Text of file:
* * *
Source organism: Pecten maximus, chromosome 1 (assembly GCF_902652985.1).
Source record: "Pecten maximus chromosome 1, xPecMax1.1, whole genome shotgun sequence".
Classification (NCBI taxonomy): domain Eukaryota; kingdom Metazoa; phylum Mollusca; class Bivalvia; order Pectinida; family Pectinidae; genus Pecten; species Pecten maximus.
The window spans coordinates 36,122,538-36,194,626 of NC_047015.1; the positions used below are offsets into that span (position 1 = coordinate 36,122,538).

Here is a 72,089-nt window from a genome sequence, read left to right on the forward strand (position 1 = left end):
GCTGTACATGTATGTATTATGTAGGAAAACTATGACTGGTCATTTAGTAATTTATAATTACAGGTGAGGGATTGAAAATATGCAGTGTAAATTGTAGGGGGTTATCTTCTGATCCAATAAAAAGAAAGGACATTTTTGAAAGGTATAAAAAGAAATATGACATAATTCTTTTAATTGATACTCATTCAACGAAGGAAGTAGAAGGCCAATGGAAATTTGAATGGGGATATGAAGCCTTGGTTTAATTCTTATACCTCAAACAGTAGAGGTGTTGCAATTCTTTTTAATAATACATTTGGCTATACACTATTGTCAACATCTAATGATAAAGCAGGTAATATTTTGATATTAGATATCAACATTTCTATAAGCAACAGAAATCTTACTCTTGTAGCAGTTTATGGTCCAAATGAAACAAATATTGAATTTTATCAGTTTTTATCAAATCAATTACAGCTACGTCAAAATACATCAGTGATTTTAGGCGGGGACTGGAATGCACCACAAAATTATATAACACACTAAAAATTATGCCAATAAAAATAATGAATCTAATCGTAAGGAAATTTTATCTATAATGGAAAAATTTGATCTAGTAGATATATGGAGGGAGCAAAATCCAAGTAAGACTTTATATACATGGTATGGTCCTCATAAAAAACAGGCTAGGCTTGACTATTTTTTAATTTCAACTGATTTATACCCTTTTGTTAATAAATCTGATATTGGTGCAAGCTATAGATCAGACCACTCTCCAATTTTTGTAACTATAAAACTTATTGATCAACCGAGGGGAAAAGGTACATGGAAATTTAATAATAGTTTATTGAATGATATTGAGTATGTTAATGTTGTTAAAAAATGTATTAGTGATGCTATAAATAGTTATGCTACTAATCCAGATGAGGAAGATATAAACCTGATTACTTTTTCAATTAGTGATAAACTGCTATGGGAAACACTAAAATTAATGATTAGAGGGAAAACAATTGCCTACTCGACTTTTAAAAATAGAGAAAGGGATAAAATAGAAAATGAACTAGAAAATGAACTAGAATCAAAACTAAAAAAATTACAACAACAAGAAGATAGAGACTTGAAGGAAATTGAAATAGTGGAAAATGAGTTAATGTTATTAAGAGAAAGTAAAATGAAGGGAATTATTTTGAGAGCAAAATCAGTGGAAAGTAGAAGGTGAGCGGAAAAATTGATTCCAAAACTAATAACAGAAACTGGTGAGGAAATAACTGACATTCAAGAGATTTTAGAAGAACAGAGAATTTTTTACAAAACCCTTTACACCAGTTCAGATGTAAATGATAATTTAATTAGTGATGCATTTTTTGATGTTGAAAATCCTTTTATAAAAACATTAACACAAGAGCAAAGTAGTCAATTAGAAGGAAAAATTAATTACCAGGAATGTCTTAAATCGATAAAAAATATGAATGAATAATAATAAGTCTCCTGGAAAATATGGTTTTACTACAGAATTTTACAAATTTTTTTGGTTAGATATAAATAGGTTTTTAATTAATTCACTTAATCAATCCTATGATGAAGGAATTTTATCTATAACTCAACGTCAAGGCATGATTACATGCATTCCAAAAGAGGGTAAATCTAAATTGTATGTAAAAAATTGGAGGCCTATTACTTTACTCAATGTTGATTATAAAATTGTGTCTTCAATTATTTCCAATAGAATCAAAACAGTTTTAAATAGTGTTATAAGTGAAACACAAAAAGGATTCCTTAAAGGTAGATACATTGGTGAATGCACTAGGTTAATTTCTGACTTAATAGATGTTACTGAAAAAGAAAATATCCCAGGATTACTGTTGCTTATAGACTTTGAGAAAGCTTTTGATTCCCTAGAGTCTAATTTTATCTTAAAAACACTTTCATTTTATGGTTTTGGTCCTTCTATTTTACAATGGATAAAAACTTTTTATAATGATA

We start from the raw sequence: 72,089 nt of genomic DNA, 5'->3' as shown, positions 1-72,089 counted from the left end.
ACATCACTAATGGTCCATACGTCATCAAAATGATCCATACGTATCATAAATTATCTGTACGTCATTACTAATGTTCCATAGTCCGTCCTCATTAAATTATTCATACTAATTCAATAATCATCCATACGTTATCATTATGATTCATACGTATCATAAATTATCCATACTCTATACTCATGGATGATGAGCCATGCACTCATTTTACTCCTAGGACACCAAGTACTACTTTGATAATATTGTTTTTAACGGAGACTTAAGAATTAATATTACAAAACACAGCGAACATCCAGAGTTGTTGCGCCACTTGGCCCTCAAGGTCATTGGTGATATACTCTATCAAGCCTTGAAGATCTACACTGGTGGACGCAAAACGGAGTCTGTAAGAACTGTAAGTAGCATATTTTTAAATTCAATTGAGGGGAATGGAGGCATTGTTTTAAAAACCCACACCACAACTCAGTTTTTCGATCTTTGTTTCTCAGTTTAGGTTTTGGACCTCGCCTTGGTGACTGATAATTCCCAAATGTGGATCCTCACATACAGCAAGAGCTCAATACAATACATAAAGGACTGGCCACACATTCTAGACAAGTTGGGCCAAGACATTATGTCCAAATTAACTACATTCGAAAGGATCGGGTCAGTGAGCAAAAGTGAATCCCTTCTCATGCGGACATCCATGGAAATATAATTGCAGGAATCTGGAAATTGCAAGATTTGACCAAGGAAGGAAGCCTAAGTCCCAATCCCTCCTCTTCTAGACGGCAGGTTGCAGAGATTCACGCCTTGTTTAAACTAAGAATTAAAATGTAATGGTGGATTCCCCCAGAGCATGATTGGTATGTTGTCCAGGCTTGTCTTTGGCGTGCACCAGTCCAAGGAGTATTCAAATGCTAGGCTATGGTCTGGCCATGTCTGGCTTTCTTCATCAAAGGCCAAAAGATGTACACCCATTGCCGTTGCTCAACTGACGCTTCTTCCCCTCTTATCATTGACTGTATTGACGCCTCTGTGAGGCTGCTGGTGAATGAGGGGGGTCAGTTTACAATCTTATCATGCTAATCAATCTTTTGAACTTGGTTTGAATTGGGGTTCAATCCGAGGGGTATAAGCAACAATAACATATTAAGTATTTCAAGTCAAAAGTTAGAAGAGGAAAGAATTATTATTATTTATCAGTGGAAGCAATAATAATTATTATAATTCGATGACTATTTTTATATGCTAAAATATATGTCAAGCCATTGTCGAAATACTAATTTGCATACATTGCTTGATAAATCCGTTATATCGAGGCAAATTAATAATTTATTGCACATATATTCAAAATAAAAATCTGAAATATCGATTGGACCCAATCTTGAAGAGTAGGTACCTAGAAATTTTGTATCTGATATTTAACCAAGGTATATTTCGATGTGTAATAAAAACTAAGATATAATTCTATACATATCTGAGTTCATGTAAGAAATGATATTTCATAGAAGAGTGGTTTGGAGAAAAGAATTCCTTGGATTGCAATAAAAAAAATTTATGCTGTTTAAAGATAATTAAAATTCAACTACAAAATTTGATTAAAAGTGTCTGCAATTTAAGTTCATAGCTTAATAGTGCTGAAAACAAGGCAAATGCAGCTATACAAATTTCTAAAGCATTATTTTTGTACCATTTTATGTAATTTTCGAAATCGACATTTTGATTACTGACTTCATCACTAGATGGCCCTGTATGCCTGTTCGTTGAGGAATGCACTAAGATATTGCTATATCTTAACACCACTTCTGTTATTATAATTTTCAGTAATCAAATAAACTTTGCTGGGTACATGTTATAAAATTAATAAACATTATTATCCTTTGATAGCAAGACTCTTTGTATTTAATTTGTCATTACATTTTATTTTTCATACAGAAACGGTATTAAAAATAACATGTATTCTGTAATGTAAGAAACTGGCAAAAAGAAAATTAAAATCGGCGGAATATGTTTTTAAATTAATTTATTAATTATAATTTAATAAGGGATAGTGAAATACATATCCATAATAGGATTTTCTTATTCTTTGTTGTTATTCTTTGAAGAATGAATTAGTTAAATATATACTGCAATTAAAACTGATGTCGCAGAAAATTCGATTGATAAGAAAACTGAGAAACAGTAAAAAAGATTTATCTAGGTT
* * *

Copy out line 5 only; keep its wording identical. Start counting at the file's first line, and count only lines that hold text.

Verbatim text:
Here is a 72,089-nt window from a genome sequence, read left to right on the forward strand (position 1 = left end):